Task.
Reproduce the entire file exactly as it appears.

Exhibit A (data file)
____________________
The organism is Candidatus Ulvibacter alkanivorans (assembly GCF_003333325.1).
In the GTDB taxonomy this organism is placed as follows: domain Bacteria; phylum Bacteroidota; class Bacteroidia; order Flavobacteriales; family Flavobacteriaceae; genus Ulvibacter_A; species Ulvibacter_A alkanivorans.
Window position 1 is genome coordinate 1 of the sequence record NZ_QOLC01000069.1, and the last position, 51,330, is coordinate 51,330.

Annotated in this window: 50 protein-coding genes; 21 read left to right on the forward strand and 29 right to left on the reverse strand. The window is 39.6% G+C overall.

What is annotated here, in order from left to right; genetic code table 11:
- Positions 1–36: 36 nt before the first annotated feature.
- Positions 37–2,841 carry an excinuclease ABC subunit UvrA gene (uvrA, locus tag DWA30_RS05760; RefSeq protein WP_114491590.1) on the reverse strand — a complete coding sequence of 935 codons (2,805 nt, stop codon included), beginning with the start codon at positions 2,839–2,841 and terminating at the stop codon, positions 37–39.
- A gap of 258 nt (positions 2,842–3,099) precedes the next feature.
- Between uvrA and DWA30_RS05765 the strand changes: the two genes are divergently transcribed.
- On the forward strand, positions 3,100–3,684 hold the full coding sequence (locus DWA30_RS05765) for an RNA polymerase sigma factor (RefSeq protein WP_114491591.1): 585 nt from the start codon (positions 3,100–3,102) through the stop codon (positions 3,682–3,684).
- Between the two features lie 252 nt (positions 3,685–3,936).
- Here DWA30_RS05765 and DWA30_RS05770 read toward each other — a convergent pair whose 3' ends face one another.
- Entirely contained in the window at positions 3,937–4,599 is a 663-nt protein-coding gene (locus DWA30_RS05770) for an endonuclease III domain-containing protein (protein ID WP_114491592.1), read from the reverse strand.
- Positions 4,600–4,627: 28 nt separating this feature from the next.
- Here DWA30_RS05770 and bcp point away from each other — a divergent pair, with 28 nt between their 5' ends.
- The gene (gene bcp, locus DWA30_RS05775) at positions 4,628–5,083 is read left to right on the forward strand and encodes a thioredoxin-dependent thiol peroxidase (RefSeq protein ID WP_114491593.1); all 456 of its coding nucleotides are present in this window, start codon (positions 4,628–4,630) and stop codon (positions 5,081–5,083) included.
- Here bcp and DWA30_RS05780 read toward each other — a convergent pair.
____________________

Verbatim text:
The organism is Candidatus Ulvibacter alkanivorans (assembly GCF_003333325.1).
In the GTDB taxonomy this organism is placed as follows: domain Bacteria; phylum Bacteroidota; class Bacteroidia; order Flavobacteriales; family Flavobacteriaceae; genus Ulvibacter_A; species Ulvibacter_A alkanivorans.
Window position 1 is genome coordinate 1 of the sequence record NZ_QOLC01000069.1, and the last position, 51,330, is coordinate 51,330.

Annotated in this window: 50 protein-coding genes; 21 read left to right on the forward strand and 29 right to left on the reverse strand. The window is 39.6% G+C overall.

What is annotated here, in order from left to right; genetic code table 11:
- Positions 1–36: 36 nt before the first annotated feature.
- Positions 37–2,841 carry an excinuclease ABC subunit UvrA gene (uvrA, locus tag DWA30_RS05760; RefSeq protein WP_114491590.1) on the reverse strand — a complete coding sequence of 935 codons (2,805 nt, stop codon included), beginning with the start codon at positions 2,839–2,841 and terminating at the stop codon, positions 37–39.
- A gap of 258 nt (positions 2,842–3,099) precedes the next feature.
- Between uvrA and DWA30_RS05765 the strand changes: the two genes are divergently transcribed.
- On the forward strand, positions 3,100–3,684 hold the full coding sequence (locus DWA30_RS05765) for an RNA polymerase sigma factor (RefSeq protein WP_114491591.1): 585 nt from the start codon (positions 3,100–3,102) through the stop codon (positions 3,682–3,684).
- Between the two features lie 252 nt (positions 3,685–3,936).
- Here DWA30_RS05765 and DWA30_RS05770 read toward each other — a convergent pair whose 3' ends face one another.
- Entirely contained in the window at positions 3,937–4,599 is a 663-nt protein-coding gene (locus DWA30_RS05770) for an endonuclease III domain-containing protein (protein ID WP_114491592.1), read from the reverse strand.
- Positions 4,600–4,627: 28 nt separating this feature from the next.
- Here DWA30_RS05770 and bcp point away from each other — a divergent pair, with 28 nt between their 5' ends.
- The gene (gene bcp, locus DWA30_RS05775) at positions 4,628–5,083 is read left to right on the forward strand and encodes a thioredoxin-dependent thiol peroxidase (RefSeq protein ID WP_114491593.1); all 456 of its coding nucleotides are present in this window, start codon (positions 4,628–4,630) and stop codon (positions 5,081–5,083) included.
- Here bcp and DWA30_RS05780 read toward each other — a convergent pair.